Homescreen 7 kicks off with Sky News which serves up news headlines including sports, business, politics, world, etc. You can set it up for alerts, but these are delivered by SMS not as push notifications. Also, there's little in the way of integration with other services such as Twitter, Delicious, etc, but that's hardly surprising given Murdoch's stance on free content. The app includes the latest video snippets for Headlines, Showbiz and Weather, along with a Radio Bulletin. There's also an option for you to upload your own on-the-spot news report direct to the Sky News Room including photographs.
Next up, another Murdoch product. This time the Sky+ app. Interestingly, this wasn't the first Sky + Electronic Programme Guide to hit the app store and not even the first to enable you to log in remotely to record programmes on your box at home. That honour went to TV Plus... more of which later.
This app more accurately replicates the look and feel of the on-screen EPG (actually it looks like the look and feel Sky are currently retiring in favour of a more functionally rich version) but it takes forever to load each slug of programme data, preventing you from skipping quickly through the channels. I have it, but for performance alone I prefer TV Plus despite it's poorer look and feel.
The Skype application is pretty good for when you are out and about and for making calls from abroad when you've managed to find some free wifi. In 3G mode you cannot hold a voice conversation but your can text-chat easily, which is for many people, their preferred method of using Skype.
Spin is an iPhone-friendly version of US based music magazine Spin. It contains a pretty extensive database of reviews which you can search by date, rating or artist. It also carries up to the minute news and is worth dipping into.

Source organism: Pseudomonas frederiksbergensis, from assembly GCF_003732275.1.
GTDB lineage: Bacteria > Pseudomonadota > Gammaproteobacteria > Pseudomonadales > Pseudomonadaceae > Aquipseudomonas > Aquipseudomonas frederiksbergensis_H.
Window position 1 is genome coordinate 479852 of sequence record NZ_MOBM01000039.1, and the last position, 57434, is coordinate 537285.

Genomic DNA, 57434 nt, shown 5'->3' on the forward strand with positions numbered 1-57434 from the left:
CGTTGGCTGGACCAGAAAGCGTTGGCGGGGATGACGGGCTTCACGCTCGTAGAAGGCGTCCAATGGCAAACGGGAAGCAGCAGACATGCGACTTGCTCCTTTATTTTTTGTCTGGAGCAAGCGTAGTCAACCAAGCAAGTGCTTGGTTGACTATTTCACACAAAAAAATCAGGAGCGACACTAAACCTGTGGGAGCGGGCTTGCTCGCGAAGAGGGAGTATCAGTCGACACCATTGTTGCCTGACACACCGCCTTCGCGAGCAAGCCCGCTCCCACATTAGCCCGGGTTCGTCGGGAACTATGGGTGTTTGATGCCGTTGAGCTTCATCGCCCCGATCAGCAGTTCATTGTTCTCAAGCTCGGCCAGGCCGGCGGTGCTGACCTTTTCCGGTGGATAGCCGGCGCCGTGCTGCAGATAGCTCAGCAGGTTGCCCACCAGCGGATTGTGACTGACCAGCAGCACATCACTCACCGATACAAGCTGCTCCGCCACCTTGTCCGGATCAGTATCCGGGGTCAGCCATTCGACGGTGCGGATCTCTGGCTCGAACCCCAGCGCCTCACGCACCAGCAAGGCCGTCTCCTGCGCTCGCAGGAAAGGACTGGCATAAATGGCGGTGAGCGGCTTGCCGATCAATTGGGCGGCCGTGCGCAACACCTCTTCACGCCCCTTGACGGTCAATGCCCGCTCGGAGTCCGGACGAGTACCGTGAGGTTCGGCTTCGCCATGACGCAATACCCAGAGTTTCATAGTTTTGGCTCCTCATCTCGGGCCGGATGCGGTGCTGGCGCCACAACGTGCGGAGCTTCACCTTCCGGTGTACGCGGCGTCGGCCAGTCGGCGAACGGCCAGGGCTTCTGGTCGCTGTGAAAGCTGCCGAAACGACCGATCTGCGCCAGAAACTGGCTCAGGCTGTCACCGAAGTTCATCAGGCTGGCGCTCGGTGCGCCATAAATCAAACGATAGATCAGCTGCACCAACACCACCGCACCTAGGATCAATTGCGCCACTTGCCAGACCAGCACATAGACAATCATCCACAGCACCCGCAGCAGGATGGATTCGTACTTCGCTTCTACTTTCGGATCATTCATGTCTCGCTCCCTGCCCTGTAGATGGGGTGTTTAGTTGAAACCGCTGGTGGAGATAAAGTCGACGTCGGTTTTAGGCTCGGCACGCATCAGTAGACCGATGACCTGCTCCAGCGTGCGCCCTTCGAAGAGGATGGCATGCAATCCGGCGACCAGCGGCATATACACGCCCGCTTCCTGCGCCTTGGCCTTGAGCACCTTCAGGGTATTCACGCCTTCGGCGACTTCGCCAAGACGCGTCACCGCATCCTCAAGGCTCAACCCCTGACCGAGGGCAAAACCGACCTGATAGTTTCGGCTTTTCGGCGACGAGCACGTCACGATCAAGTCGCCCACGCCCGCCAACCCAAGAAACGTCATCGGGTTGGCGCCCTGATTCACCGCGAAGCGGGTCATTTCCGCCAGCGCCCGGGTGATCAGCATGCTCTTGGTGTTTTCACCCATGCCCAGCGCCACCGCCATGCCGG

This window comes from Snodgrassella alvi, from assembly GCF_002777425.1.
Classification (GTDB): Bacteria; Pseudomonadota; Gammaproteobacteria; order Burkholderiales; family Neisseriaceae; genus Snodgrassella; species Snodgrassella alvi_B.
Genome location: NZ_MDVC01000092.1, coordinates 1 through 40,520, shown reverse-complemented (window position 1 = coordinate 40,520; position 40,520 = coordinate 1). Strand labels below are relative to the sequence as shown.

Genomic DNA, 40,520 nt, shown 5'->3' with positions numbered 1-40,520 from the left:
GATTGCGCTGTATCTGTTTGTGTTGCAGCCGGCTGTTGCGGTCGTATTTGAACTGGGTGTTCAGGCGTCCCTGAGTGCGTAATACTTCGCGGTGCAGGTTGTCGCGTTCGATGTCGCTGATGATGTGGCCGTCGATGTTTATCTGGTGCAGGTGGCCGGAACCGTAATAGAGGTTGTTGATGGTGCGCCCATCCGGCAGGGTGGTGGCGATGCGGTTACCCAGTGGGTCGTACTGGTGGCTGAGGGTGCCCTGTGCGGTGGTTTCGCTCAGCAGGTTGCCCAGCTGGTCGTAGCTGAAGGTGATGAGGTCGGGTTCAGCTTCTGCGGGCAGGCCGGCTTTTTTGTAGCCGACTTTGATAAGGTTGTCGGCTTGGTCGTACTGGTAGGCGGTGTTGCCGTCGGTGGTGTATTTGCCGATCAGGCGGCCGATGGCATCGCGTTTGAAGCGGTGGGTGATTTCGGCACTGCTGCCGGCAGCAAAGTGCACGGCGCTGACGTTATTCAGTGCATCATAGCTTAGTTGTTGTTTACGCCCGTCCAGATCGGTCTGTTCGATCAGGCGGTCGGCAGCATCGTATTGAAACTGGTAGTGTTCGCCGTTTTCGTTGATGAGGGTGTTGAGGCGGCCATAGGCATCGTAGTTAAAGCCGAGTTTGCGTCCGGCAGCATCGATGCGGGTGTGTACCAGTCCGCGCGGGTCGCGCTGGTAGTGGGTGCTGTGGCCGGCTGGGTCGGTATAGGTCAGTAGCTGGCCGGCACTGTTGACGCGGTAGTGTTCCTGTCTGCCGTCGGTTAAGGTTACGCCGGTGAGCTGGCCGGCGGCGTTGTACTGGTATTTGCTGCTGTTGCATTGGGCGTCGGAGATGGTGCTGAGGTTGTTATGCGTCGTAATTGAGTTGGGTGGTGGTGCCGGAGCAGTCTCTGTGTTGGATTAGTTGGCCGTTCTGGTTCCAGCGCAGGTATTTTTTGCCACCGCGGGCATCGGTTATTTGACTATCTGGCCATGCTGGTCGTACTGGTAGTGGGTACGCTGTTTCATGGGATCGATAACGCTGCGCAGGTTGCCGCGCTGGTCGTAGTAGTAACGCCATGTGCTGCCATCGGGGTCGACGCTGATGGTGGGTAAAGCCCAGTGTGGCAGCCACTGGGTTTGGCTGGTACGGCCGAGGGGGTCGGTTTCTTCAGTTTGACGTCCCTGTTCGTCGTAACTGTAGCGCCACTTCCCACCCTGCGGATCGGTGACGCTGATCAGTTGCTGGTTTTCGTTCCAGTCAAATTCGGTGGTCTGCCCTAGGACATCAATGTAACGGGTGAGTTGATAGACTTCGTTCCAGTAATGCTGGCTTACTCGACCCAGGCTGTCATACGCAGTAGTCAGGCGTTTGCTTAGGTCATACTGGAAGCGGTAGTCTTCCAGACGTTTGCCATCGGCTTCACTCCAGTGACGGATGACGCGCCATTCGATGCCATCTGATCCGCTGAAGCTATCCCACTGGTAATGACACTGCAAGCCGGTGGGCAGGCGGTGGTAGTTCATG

Spore Origins is an iPhone friendly version of the game which created a big splash across multiple gaming platforms last year. You create a tiny creature and, as it grows, modify its appearance. As with all games, the more time you invest in it, the more you get out of it. I don't get much out if it ;)
Stanza is an eBook reader which has resided on my phone for ages. It hooks up directly to a wide range of online bookstores enabling you to download for free the usual raft of out-of-copyright tomes (you know, Jules Verne, Charles Dickens, Jack London's White Fang) as well as pay for newer book releases. I hadn't really bothered with it until I read a review for Cory Doctorow's latest novel 'Makers' and, given his stance on Creative Commons, I thought I'd check it out on Stanza. Apart from really enjoying the book (I'm 43.85% through, fact-fans), Stanza itself is a revelation.
In a world where your can't open a Sunday supplement without some blather about standalone ebook readers such as the Amazon Kindle, I didn't expect a huge amount from Stanza, but actually its a real pleasure to use. The page-turn mechanism is a breeze, you can even fold over the top corner of pages you'd like to refer back to. There is a wide choice of font and backgrounds, along with night time settings and a dimmable screen which is operated by a simple downward swipe on the screen. I'd recommend this app.